Expert Intuition Is Often Wrong

by Hal Mooz 16. April 2014 20:10

Misdiagnosed: Docs' Mistakes Affect 12 Million a Year

t least one in every 20 adults who seeks medical care in a U.S. emergency room or community health clinic may walk away with the wrong diagnosis, according to a new analysis that estimates that 12 million Americans a year could be affected by such errors.


That means patients with conditions as varied as heart failure, pneumonia, anemia and lung cancer could have serious problems that remain unrecognized by a doctor, according to the study published Wednesday in the journal BMJ Quality and Safety.

Quantifying such errors has been difficult, largely because researchers don’t all use the same definition for mistakes and it’s hard to track cases across multiple providers over time.

What they found was that in a little more than 5 percent of cases, the original diagnosis was wrong — and could have been accurately detected by the information available in the first setting.

Previous studies had hinted that the rate of outpatient misdiagnosis might be that high, or even higher. In fact, Dr. Gordon Schiff, a patient safety expert at Brigham and Women’s Hospital in Boston, said that he believes Singh’s work probably underestimates the actual scope of diagnostic errors.

The reasons outpatient doctors miss correct diagnoses can vary widely, Singh said. Time with patients is more limited than ever and their symptoms are often complex and evaluated in what he described as "a fairly chaotic outpatient environment." Many doctors lack the support and technical help that could free them to use good clinical reasoning consistently, he added.


"This is an important finding and validates the level of safety and quality issues in outpatient settings," she said. "We know people are getting more care in outpatient settings than in the past. There needs to be more scrutiny on what they're doing and pressure to improve their performance. Misdiagnosis can have a significant impact on patient outcomes and could result in harm."


Emotional Decision With A Permanent Outcome

by Hal Mooz 16. April 2014 10:29

Denver Woman's 13-Minute-Long 911 Call Ends With Fatal Gunshot

A Denver woman who spent nearly 15 frantic minutes on the phone with a 911 dispatcher was killed Monday night by a bullet to the head before help arrived.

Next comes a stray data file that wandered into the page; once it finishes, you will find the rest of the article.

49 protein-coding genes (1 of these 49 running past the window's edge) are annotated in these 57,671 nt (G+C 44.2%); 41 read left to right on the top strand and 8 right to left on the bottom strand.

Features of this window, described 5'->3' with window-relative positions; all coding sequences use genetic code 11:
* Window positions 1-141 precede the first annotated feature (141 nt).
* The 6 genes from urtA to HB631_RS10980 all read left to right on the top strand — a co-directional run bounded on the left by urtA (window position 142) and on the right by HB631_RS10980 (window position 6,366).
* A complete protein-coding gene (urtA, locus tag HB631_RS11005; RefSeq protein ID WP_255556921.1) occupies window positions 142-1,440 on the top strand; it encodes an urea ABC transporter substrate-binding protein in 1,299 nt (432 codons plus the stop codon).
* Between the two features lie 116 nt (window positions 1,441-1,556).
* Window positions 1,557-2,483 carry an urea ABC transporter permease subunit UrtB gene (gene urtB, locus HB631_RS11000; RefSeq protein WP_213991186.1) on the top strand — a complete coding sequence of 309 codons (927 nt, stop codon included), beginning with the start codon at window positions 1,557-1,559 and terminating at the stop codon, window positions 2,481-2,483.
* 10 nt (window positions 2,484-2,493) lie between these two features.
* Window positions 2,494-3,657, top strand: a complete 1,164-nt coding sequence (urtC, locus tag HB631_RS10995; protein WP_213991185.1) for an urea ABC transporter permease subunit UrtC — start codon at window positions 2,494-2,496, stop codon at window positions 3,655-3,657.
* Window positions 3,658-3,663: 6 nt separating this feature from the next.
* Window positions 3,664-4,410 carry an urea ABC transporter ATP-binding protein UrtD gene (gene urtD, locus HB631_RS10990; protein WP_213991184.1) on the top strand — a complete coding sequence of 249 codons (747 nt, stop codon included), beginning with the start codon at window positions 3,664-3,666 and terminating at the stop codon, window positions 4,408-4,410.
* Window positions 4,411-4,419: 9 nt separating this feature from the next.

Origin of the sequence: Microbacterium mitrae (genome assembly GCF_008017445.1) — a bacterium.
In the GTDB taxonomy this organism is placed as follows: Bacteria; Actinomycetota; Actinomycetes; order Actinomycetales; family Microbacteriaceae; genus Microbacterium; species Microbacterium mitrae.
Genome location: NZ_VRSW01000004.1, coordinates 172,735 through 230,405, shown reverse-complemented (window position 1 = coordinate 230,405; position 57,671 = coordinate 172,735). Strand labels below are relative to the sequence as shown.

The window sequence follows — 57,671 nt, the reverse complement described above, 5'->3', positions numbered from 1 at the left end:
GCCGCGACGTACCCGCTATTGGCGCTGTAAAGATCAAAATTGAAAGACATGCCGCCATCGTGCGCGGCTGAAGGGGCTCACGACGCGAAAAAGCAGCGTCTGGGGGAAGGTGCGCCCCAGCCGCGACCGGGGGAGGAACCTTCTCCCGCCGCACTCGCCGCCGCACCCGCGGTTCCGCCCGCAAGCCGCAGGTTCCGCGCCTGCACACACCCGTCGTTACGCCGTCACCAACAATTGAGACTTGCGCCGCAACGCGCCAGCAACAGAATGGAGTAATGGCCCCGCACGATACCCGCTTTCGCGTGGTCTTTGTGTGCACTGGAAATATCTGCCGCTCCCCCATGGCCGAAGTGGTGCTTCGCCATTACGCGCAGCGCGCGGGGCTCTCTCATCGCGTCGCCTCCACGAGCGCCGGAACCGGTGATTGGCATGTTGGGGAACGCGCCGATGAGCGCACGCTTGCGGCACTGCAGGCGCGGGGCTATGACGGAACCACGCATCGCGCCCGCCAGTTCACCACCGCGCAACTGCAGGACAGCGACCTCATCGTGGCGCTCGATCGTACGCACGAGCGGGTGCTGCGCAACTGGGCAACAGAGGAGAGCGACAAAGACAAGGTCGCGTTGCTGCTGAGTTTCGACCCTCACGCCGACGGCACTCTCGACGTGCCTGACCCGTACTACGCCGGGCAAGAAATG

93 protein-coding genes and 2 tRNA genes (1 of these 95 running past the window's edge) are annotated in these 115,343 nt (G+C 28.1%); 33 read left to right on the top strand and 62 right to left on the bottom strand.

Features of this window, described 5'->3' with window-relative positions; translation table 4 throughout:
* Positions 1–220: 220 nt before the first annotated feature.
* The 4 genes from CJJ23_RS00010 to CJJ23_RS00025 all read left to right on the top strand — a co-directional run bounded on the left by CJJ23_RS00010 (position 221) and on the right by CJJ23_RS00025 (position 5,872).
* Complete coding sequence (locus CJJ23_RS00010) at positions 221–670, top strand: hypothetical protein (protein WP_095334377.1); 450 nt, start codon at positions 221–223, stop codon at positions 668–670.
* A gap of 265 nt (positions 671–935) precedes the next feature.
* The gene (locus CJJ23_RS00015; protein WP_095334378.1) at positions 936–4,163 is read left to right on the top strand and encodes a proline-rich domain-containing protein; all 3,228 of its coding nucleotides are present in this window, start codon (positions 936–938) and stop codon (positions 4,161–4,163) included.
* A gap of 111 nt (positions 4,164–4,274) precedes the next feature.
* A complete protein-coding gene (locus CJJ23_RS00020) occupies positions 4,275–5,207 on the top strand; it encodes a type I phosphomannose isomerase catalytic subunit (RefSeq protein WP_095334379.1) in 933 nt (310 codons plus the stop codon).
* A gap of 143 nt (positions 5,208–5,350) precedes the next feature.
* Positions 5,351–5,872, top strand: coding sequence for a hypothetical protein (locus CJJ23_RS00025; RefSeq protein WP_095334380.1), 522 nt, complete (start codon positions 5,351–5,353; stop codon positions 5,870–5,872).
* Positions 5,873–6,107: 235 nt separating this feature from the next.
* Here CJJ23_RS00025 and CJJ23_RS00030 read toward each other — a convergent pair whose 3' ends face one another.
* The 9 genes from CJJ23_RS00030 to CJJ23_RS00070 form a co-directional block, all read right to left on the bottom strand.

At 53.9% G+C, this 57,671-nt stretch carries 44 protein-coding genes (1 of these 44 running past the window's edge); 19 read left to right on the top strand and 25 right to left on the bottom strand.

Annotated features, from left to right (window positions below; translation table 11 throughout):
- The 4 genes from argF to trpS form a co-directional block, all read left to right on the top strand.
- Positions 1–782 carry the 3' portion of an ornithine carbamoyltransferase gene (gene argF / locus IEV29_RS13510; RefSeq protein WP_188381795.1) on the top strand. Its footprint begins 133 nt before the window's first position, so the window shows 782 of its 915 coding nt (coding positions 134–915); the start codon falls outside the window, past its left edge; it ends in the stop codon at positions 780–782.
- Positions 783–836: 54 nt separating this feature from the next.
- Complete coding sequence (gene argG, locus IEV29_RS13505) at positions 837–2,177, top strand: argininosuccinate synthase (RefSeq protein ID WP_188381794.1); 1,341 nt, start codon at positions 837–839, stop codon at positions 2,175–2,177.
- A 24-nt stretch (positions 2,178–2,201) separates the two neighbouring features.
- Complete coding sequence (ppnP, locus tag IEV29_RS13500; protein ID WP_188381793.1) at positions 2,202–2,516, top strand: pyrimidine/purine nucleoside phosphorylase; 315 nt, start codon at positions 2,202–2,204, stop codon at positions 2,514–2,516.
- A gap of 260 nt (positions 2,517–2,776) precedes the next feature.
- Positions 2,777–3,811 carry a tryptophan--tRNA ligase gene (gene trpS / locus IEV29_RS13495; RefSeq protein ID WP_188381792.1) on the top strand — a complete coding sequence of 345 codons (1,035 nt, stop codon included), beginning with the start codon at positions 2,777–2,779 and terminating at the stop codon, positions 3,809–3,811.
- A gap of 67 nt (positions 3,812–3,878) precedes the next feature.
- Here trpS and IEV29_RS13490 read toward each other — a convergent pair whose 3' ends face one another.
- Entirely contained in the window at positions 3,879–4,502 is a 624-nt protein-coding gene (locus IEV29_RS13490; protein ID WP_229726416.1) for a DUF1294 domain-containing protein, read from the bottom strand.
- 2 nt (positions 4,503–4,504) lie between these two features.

Kirk's husband, Richard, 47, was arrested on suspicion of first-degree murder, Lopez said. He appeared in court Wednesday, waived his formal advisement, and will remain in custody. In her call to 911, Kirk said her husband was "talking about the end of the world and he wanted her to shoot him," according to a probable cause statement filed in the case. There was a gun in their house, Kirk said at the beginning of the phone call, but it was locked in a safe.

As the call went on, Kirk told the 911 dispatcher that her husband was hallucinating, scaring their three young children, the court document said. Then, when she saw her husband had gone to the safe and gotten the gun, she started screaming. The sound of a single gunshot reverberated on the call, and Kirk wasn't heard from again.

When officers arrived, they found Kristine Kirk lying on the floor with an apparent gunshot wound to the head. She was pronounced dead at the scene. Police are investigating the possibility that Richard Kirk — who admitted to killing his wife on his way to the police station, according to the probable cause statement — took marijuana prior to the shooting.


Decision Type - Can Something Bad Happen?

by Hal Mooz 12. April 2014 09:07

The 'Rebel Heart' Parents Want To Show Their Daughters The World. The Risks Are Worth It.

My husband and I are raising a child while traveling aboard our 40-foot sailboatCeilydh. The world has two types of responses to our parenting choice: “Lucky kid!” and “That’s crazy!”

The crazy chorus is loud and angry after a fellow cruising family underwent very public rescue this past weekend. Sailors Eric and Charlotte Kaufman were sailing their vessel, the Rebel Heart, from Mexico to New Zealand with their young daughters Lyra, 1, and Cora, 3, when, 900 nautical miles from Mexico, they made an emergency call to the Coast Guard after their youngest daughter became seriously ill and the boat’s power and steering malfunctioned.